Thursday, February 21, 2013

Against Ceteris Paribus Theories of International Relations, A Prelude

. Thursday, February 21, 2013

A quick hit from me, as I'm swamped with dissertation work and am also in grading purgatory. But this, via Tyler Cowen, is interesting:

Since 2008, in response to the economic downturn, most big European countries have cut defence spending by 10-15 per cent. The longer-term trends are even more striking. Britain’s Royal Air Force now has just a quarter of the number of combat aircraft it had in the 1970s. The Royal Navy has 19 destroyers and frigates, compared with 69 in 1977. The British army is scheduled to shrink to 82,000 soldiers, its smallest size since the Napoleonic wars. In 1990 Britain had 27 submarines (excluding those that carry ballistic missiles) and France had 17. The two countries now have seven and six respectively.

And yet Britain and France are commonly regarded as the only two European countries that still take defence seriously. The British point out that, even after the current round of cuts, the UK will have the fourth-largest military budget in the world. Britain is also, for the moment, one of only two European nations to meet the Nato target of devoting 2 per cent of gross domestic product to defence – the other is Greece.

The situation in most other European countries is worse – Spain devotes less than 1 per cent of GDP to military spending. And much European military spending goes on pensions or pay, not equipment. The Belgians distinguished themselves in the Libyan campaign of 2011. But about 75 per cent of Belgian military spending now goes on personnel – causing one critic to call the Belgian military “an unusually well-armed pension fund”.
Britain and France now have one aircraft carrier... combined (they share it). What this means is that the US now accounts for 50% of the world's naval power.

Why does this matter? For awhile I've been hoping to carve out time for a short article with the working title "Against Ceteris Paribus Theories of International Relations". It is intended as a retort to those who claim, based on stylized comparative statics, that US military spending is essentially wasted and therefore those funds should be re-directed either to shoring up the social welfare state or tax rebates. (As of now I'm planning on targeting John Quiggin particularly, who has made similar arguments to these in especially egregious form on numerous occasions, but the scope may broaden, narrow, or shift in some other direction at the point of writing.)

In other words, the article will argue that if the US significantly lowered its military spending the effect would be dynamic, not static: an increase in security dilemmas worldwide, which would be marked by a large and sustained increase in military spending in the non-US world. The net effect could very well be great global military spending; this would be something of a tragedy on its own, since most military spending does not go to uses which expand human dignity and well-being. But it could be worse if security dilemmas lead to arms races which spiral into conflict.

The core of the argument will be this: take away 50% of the world's naval power... do you think anything else might change? Put into the language of economics, some sectors of the economy are natural monopolies; it just wouldn't be efficient to have 100 different telephone companies putting up poles all over the place. Similarly, from the perspective of global welfare, it is probably more efficient for the US to spend disproportionately on its military. There are downsides to this, of course, similar to market monopolies. Nevertheless, the most efficient outcome is likely for the US to out-spend the rest of the world to such an extent that security dilemmas (and concomitant arms races and conflict) do not result, accepting the negatives that go along with this positive.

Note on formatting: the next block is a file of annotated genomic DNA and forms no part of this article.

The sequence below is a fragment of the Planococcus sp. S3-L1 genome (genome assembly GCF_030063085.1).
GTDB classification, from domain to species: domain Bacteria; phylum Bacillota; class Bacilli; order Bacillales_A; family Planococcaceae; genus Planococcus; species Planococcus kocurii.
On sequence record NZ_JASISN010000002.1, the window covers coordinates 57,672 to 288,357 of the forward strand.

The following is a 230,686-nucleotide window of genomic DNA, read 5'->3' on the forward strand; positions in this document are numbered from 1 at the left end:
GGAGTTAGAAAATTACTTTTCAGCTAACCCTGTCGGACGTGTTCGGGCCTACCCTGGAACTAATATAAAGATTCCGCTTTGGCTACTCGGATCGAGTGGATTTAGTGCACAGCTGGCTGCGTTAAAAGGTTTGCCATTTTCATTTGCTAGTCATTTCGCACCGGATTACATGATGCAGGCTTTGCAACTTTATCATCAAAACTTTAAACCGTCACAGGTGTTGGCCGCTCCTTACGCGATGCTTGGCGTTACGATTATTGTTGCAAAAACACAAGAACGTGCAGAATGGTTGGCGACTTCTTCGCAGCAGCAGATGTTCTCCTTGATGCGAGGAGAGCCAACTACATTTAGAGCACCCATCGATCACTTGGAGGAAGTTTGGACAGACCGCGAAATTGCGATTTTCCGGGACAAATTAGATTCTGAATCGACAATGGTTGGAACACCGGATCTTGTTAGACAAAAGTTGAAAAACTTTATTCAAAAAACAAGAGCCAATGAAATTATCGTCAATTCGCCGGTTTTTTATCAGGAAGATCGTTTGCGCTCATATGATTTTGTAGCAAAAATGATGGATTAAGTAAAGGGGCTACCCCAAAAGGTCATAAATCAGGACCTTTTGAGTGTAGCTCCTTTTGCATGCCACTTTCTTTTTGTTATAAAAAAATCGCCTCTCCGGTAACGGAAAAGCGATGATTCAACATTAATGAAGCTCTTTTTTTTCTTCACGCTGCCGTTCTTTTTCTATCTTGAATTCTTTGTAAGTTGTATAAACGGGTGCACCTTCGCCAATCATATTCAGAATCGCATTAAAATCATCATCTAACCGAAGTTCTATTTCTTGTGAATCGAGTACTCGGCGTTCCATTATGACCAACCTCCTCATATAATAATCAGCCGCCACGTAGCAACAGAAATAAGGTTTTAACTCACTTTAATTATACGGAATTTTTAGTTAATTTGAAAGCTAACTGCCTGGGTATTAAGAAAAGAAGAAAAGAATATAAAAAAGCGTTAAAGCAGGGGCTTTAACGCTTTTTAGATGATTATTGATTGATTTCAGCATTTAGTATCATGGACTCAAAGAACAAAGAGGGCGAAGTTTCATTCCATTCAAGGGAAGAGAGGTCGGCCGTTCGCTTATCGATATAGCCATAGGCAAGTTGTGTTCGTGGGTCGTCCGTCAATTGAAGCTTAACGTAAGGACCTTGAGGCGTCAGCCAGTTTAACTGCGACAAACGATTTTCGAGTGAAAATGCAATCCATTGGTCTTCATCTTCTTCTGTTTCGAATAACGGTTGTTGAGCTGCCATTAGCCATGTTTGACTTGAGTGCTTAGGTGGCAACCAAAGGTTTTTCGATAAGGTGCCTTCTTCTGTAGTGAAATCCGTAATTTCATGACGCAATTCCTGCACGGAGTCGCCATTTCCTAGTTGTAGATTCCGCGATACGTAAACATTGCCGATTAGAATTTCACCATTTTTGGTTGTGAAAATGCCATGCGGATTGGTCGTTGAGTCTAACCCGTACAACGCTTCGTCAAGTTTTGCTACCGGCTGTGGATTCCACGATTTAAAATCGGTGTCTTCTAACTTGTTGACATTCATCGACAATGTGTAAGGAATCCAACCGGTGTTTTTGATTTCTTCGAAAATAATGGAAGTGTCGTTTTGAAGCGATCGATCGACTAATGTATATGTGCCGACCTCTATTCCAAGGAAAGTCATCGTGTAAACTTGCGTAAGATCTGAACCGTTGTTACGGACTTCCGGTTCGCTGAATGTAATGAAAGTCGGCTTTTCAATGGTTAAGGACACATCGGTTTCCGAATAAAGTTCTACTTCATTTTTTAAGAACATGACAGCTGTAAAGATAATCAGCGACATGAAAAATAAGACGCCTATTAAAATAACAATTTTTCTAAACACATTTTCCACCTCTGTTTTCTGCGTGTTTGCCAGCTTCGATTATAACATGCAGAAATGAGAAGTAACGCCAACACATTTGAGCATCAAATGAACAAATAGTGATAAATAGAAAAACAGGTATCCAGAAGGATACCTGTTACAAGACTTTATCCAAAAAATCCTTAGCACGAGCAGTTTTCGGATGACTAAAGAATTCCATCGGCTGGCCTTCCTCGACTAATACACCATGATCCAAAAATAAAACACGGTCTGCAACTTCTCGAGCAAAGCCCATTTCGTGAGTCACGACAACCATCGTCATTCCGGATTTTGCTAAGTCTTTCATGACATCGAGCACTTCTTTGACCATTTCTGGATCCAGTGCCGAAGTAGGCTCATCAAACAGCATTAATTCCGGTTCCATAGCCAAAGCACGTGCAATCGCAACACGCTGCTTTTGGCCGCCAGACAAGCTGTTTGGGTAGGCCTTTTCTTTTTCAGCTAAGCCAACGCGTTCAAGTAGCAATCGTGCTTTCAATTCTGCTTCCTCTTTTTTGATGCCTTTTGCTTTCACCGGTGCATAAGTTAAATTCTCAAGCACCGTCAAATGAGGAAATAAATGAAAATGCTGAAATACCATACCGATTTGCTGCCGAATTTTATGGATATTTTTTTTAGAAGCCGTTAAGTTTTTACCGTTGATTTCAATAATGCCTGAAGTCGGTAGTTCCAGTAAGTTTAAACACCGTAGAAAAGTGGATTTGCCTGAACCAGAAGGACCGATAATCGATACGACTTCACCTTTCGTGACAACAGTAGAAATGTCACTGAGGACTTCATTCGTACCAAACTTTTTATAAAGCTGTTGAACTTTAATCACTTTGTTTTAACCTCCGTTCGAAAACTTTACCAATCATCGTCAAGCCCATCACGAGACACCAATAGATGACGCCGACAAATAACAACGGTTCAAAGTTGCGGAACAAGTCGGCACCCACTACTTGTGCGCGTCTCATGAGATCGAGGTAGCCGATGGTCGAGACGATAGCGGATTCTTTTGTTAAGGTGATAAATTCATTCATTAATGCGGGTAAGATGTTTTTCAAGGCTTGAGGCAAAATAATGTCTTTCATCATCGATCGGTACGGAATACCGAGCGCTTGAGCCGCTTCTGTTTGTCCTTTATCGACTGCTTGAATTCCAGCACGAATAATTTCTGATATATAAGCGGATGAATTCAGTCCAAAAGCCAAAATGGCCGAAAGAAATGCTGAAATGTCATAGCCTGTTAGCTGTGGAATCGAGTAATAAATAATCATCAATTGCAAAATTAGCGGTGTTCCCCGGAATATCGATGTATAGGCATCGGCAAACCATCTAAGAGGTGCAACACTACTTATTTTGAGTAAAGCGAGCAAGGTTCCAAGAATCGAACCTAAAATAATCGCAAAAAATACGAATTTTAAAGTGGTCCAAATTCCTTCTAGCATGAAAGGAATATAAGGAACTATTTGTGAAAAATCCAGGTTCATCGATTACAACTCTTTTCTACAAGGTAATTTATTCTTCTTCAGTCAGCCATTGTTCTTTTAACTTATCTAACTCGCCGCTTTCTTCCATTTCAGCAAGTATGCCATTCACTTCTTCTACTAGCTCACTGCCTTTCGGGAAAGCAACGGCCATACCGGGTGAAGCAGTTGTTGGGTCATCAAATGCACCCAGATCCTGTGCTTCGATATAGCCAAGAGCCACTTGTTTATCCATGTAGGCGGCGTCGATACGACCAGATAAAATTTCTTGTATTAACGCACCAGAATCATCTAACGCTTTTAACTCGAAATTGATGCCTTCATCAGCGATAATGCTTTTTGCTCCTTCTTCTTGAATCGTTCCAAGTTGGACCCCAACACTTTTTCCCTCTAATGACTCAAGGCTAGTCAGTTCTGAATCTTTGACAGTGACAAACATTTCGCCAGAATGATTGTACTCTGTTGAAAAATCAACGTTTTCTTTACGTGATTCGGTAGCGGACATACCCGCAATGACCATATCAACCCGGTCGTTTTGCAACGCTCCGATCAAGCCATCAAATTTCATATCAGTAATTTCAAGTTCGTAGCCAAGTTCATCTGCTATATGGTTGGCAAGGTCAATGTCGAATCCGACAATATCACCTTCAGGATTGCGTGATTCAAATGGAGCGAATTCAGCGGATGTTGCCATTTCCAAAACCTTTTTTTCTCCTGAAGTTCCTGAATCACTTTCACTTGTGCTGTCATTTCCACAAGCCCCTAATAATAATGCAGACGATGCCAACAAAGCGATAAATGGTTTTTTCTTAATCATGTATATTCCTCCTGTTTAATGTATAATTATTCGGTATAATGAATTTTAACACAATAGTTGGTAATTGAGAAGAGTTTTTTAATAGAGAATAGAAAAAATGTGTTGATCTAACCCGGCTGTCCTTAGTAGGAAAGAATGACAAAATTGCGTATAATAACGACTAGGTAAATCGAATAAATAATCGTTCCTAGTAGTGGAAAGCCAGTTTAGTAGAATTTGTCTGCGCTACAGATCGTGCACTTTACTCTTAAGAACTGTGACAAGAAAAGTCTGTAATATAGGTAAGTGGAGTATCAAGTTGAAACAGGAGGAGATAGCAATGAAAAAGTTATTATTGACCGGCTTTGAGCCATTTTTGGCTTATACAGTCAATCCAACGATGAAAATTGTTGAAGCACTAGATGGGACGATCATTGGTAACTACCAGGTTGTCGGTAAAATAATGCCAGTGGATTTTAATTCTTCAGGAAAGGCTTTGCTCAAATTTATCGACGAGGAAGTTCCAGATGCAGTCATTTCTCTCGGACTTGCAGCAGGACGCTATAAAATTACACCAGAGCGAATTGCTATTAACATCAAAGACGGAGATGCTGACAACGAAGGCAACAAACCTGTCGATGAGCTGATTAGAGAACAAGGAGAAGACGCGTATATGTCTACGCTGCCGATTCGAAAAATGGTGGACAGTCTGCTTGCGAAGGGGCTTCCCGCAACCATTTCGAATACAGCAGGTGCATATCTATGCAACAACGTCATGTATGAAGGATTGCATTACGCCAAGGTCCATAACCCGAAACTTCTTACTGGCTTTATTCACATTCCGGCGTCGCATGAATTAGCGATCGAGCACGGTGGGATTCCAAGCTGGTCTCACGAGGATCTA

Anyway, that paper is roughly 20th in the queue so I'll probably never get around to it.

15 comments:

Vladimir said...

I think you'd have to qualify that by saying it may depend on the part of the world. In regard to Asia, specifically among US allies there, the S.Koreans, Japanese and Aussies may spend more. But Europe? I'm not sure that anyone has figured out if there isn't already an enormous redundancy built in to European defence spending. If I'm not mistaken Portugal has army. What is really the threat? You could argue that in face of budget constraints in Europe ,American disengagement may actually lead to defence integration. It's not clear that overall defence spending would have to increase once you consolidate and streamline the armed forces.
An argument could also be made that US hegemony prevents the S.Koreans and Japanese from working to find their way toward a constructive security relationship. Arms races and security dilemmas are not natural but leaned social practices. One option of many that can be pursed. Now remember to mind the mine shaft gap.

Cris Brown said...
This comment has been removed by a blog administrator.
Kindred Winecoff said...

Vladimir,

Maybe it wasn't clear, but the main point of the post is that things would change; my loose expectations of the specific ways in which things would change may be wrong, and yours may be correct. But if even yours were correct and mine wrong, the Ceteris Paribus way of thinking would still be invalid.

That said, I doubt Europe will have full military integration under any realistic scenario. And I very much doubt S Korea and Japan would have more cooperative ties absent US involvement. But maybe I'm wrong about that.

John Quiggin said...

AFAICT, relaxing ceteris paribus makes the argument for US cuts more robust. As the Cowen quote suggests, the obvious adjustment is that US allies will spend more, partially offsetting the US reduction. From the US viewpoint, that enhances the benefits of cutting defence, relative to a ceteris paribus analysis. And on most views of the world system, having a more even balance of military expenditure among allies would seem to be beneficial.

You presumably want a story where US cuts embolden Russia and China - other actors are so tiny that it's hard to see them thinking in terms of military power relative to US. I'd be interested to see such a story spelt out - my view is that these countries are balancing domestic resources and constraints, rather than responding to the US